House of Representatives
Mr ALBANESE (Grayndler) (13:20): I am humbled to be able to make a contribution to this very significant condolence debate and follow the generous and kind words of the Prime Minister, the Leader of the Opposition, the Deputy Prime Minister, the Deputy Leader of the Opposition and others who have made a contribution.
I begin by expressing my condolences to Tony—who, of course, was a former federal Labor member for Grayndler as well—to Nicholas, to Stephen, to Catherine, to their partners and to their family.
Gough Whitlam was a giant among Australians. He was a great parliamentarian but also a great citizen. At a time when much of the political debate is in the weeds and the details, he soared above the political landscape as a figure in Australian politics. He both anticipated and was able to create the future by his actions.
Whether he was in a small meeting room, at a dinner or at a public event, everyone else seemed to fade to black and white while this giant of a man, physically and intellectually, appeared there in full colour and dominated the venue.
He came to office with an extraordinary agenda. The Whitlam and Barnard government was the entire government for 15 days. Gough had 13 portfolios. In a rare sense of generosity, Barnard had 14. He worked on all the reforms that he could deliver without legislation: reforms that had been in the waiting, some of them, for 23 years.
He ordered full diplomatic relations with China and ended relations with Taiwan. He withdrew troops from Vietnam. At that time there were seven young men incarcerated in jail for refusing to serve in Vietnam. He released them under the powers that were there for ministerial intervention and they were released from jail.
He reopened the equal pay case before the Conciliation and Arbitration Commission. He appointed Elizabeth Evatt to that commission. He also banned racially based sporting teams. Of course, the issue of the apartheid based teams from South Africa were, at the time, very controversial indeed. That short couple of weeks was a sign of things to come, and in three years he did not waste a day. They were three years of enormous reform that transformed our nation into the modern Australia that we see today.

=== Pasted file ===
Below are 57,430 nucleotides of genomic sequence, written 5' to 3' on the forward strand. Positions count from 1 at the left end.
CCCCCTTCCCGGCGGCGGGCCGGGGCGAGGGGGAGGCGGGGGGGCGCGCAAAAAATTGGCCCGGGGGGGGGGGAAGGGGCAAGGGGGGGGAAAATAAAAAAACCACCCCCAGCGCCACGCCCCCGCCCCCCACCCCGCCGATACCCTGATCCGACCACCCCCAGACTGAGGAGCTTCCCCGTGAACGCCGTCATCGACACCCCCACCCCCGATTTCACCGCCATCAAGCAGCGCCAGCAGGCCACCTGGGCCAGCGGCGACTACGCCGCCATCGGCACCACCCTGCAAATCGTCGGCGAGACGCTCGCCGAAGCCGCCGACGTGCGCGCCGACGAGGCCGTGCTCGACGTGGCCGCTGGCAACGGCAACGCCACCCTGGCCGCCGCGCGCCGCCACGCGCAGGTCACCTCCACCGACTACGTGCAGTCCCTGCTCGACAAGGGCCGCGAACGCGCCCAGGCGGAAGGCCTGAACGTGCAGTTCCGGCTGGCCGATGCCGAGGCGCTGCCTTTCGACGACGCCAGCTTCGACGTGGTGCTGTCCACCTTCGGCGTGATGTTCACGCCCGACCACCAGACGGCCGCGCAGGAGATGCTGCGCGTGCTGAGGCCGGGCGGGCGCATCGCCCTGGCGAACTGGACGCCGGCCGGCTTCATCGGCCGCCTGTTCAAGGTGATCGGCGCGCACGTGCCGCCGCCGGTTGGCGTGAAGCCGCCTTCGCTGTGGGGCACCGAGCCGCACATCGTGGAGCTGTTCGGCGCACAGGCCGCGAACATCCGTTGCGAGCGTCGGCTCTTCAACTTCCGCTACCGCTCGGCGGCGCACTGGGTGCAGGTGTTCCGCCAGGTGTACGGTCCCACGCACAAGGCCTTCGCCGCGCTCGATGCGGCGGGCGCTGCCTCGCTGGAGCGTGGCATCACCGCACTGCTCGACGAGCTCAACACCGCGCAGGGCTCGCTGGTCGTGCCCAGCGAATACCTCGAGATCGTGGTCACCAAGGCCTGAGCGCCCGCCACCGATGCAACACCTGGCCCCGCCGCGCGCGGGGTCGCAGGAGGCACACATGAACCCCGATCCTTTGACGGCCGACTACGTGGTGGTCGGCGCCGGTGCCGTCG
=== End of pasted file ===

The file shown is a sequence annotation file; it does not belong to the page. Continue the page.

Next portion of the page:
His passing will have a huge impact on so many Australians, because he had an impact on them. When Gough was elected, I was living in Camperdown with my mum and my grandparents. I got to hand out (how-to-vote cards) in 1972, as you did as part of the faith, and I remember the extraordinary celebration in my local community, where people had been thinking that Labor would never quite get across the line.
He made a difference, such as the changes to social security for my mum, who was on the pension. He changed being on social security from something that meant you were not good enough to be a real member of society’ to treating people with respect.
He transformed the health system by the introduction of Medibank, torn down when the conservatives came back into office but now essentially an article of faith in this Parliament whereby no-one can openly say that they are opposed to the universality of public health care.
He changed education so that it was based on merit, not on how wealthy your parents were. His reforms sent a message to young people all over the country: dare to dream, be your best, aim high. That was a call that was answered by many people on all sides of the chamber who are the first people in their family to go to university.
He opened Australia up internationally and saw us as not just an adjunct to the motherland based in London but as a nation that could stand on our own two feet, proudly.